Like "Dieppe," this DVD is a first-rate package that entertains and, perhaps more importantly, educates viewers, drawing from archival footage and vintage retrospectives.
"The Many Lives of Pierre Trudeau" is a vintage Q&A documentary made at the time Trudeau was just a Minister of Justice, and follows him through his stomping ground in Ottawa during a work day, at night, and a lengthy interview session on a train between Montreal and Ottawa, where Trudeau's world views come in to play. Having traveled around the globe during the 40s and 50s, Trudeau's observations from visiting major hot spots - China and Palestine in particular - clearly influenced his views for Canada in wanting a land bereft of racial hatred and nationalistic rancor.
The second vintage CBC documentary, "The Style Is The Man Himself," covers the political campaigns of each candidate for leader of the Liberal party, ending with Trudeau's famous "Just Society" speech. A bit overlong, dry, and covering politicians that have long left the limelight, the doc nevertheless captures the nervous excitement of a campaign that became an emotional rollercoaster ride for the main participants.
Both vintage docs are in miserable condition: the first is from a nasty kinescope, and the second is a print made from 16mm and kinescope footage. For both, the sound is rather muddy, and the visual clarity resembles an algae-infested aquarium, but each offers excellent insight into the early political steps that precede the teleplay.
The "Making Of Trudeau" special duplicates some of the information in both commentary tracks, but offers plenty of behind-the-scenes footage, and interviews with most of the production's actors and ace crew, including the set designer, who achieved a look that belied the tight budget; and composer Sandy Moore at work, recording one of his moving cues with a small chamber orchestra. Only grumble: none of the documentaries contain chapter indexes, which makes it very frustrating to access key sections. Given these programs will likely never receive individual releases on DVD, it makes sense to organize breaks, so viewers and educators can jump to relevant material instead of lengthy shuttling. Next time.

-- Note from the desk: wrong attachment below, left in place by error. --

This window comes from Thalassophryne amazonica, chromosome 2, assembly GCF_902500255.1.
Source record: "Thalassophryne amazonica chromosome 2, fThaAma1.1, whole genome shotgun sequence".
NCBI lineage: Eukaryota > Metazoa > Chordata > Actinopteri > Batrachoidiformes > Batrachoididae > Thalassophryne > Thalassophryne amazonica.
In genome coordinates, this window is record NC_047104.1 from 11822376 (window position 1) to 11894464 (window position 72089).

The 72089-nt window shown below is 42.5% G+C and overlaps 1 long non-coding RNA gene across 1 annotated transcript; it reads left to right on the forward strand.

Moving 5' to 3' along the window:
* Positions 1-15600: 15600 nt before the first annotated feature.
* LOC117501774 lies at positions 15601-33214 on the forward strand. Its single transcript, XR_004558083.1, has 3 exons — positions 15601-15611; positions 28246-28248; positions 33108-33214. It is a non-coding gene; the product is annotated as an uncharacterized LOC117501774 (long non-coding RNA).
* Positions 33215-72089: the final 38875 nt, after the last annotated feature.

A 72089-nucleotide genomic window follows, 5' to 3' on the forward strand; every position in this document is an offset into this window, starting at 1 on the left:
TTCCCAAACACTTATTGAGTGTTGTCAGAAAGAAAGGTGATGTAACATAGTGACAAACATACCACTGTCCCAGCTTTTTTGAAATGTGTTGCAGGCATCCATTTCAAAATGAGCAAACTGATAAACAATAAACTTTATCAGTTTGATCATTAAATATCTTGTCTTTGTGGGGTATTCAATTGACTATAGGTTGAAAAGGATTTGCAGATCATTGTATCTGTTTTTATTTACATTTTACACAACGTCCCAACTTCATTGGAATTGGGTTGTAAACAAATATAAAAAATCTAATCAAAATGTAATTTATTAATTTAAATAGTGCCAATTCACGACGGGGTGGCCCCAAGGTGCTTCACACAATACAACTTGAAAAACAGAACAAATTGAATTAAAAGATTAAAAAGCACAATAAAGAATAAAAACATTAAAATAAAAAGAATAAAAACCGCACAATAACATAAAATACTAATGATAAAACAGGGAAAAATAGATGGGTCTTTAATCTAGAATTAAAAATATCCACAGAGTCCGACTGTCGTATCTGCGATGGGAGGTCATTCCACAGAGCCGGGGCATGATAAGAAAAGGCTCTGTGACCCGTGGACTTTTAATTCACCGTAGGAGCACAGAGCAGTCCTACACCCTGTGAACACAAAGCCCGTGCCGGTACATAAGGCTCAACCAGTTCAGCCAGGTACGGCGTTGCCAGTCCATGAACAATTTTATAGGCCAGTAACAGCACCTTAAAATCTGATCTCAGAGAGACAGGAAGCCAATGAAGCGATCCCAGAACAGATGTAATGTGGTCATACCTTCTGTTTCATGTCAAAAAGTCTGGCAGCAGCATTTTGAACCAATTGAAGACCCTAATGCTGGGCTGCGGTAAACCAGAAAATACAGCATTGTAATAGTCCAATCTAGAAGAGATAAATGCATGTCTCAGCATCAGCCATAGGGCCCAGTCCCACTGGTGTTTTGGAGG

The Cast & Production Team Bios are quite informative, offering filmographies and brief descriptions of the diverse talent - particularly the excellent French Canadian actors, many less-known outside of Quebec - who participated in the production.
Five Deleted Scenes finish up the set, containing three short scenes obviously unnecessary to the final version, an alternate black & white wedding flashback for the beginning of Part 2, and an unedited take of Colm Feore readying himself and performing a final scene for the teleplay's alternate ending. All are Avid-dub quality, with timecode burnt-in at the bottom.
Note: While the teleplay is presented in widescreen, director Ciccoritti occasionally plays with titles and captions which often appear over the 'black bar' areas.
Writer Wayne Grigsby later authored the follow-up series, "Trudeau II: Maverick in the Making," with Tim Southam directing.
© 2002 Mark R. Hasan